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Professional Version

Cryptosporidiosis in Poultry


Richard W. Gerhold, Jr.

, DVM, PhD, Department of Biomedical and Diagnostic Sciences, College of Veterinary Medicine, University of Tennessee

Reviewed/Revised Aug 2019 | Modified Oct 2022
Topic Resources

Cryptosporidium sp are ubiquitous protozoal organisms that persist in the environment for various durations depending on temperature and humidity. Infection leads to respiratory and/or gastrointestinal disease in birds. Diagnosis is by fecal float or microscopic examination of tissues. There are no known effective treatments for Cryptosporidium; good biosecurity and sanitation are the most important steps to minimize transmission.

Cryptosporidiosis is caused by protozoa (phylum Apicomplexa) that are members of the family Cryptosporidiidae and are related, but distinct, to coccidia of the genera Eimeria, Isospora, Sarcocystis, and Toxoplasma. Until recently, it was thought that there were 19 species in the genus Cryptosporidium, but research has shown that most are merely species that lack host specificity. Cryptosporidia Cryptosporidiosis are parasitic in the intestine of mammals, but in birds they are commonly found in the bursa and in the respiratory tract. Cryptosporidiosis is more severe in turkeys than in chickens and is frequently fatal in quail.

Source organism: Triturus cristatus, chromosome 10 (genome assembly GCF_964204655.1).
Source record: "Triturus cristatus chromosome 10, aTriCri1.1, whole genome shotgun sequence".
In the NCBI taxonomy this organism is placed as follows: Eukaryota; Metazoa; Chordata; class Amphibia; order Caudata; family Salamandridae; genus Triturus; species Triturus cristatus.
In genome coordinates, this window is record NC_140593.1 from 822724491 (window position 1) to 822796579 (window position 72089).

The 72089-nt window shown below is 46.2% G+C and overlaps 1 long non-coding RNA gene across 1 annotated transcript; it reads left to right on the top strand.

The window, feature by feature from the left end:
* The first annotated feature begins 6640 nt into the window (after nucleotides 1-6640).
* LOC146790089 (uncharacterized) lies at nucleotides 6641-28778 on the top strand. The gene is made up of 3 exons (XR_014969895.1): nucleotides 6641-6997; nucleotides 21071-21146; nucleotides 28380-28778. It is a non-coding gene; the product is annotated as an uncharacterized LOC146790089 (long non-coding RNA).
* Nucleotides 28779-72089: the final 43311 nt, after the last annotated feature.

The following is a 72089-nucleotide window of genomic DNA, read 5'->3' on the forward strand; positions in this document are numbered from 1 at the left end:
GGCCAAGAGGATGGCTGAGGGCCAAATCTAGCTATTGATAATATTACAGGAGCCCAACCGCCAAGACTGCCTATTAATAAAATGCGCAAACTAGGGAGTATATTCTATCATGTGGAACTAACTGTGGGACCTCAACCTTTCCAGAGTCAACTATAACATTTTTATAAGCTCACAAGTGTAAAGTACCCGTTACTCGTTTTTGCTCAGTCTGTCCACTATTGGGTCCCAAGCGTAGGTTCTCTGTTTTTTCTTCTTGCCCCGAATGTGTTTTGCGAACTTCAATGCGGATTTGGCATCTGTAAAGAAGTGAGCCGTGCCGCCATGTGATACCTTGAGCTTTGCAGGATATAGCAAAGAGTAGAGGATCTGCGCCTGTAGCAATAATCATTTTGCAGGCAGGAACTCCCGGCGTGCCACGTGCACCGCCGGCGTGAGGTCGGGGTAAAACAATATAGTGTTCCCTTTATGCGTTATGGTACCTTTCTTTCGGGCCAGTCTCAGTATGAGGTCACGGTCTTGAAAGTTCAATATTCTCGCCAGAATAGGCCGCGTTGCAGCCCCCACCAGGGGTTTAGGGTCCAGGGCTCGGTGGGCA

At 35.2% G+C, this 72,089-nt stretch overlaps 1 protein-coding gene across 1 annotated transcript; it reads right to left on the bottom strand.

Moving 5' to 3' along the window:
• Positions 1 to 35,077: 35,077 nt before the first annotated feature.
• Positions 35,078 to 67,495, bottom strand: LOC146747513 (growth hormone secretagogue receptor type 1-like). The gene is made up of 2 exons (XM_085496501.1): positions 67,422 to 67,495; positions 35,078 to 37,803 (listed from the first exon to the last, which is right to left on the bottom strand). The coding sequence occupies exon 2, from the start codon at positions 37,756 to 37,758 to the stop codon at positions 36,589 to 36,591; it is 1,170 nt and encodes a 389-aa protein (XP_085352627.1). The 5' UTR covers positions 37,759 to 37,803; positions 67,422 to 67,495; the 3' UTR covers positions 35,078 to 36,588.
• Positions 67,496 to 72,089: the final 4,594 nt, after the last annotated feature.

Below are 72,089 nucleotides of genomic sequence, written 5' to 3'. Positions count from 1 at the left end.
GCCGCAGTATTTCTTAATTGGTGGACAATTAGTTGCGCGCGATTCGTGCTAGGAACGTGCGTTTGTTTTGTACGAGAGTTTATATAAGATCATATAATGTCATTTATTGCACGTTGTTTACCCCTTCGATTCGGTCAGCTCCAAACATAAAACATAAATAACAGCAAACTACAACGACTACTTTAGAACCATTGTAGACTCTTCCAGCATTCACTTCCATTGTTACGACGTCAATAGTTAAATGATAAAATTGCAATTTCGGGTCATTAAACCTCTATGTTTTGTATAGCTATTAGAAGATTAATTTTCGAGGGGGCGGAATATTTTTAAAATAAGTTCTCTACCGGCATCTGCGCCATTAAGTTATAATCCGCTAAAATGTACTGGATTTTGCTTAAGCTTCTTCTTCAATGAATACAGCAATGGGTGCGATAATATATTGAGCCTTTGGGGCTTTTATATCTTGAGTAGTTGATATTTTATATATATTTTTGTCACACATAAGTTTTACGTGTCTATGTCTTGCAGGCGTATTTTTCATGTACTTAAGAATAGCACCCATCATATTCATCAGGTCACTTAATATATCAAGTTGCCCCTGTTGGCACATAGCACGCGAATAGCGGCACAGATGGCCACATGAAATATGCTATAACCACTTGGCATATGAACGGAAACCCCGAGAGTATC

The life cycle of Cryptosporidium involves asexual and sexual phases and culminates in oocyst production. In the host, the oocyst forms four sporozoites without sporocysts. The life cycle is not self-limiting, because some oocysts are thin-walled and release sporozoites (after trypsin/bile stimulation) that reinfect adjacent tissues. The endogenous cycle is short (4–7 days), the endogenous stages are small (4–7 mcm), and the parasites are just beneath the epithelial cell membranes.

In turkeys and chickens, Cryptosporidium have been found in the sinuses, trachea, bronchi, cloaca, and bursa. The most common clinical signs include diarrhea and dehydration. In addition to diarrhea, the parasites can infect the respiratory tract and lead to coughing, gasping, airsacculitis, and sometimes death. Lungs become gray and wet. Signs may last several weeks.

Diagnosis is by microscopic examination of tissue scrapings or histologic examination of tissues from the bursa, cloaca, and trachea. The small (5 mcm) oocysts can be diagnostic but are difficult to see. Concentration of intestinal scrapings using saturated sugar solution and examination by phase-contrast or interference-contrast microscopy may improve visualization. Positive identification should be performed by trained researchers or diagnosticians.

There are no satisfactory control measures except isolation and good sanitation. None of the known anticoccidial drugs is effective against Cryptosporidium spp. Unlike Cryptosporidium spp of other mammals, the avian species are not infectious to people.

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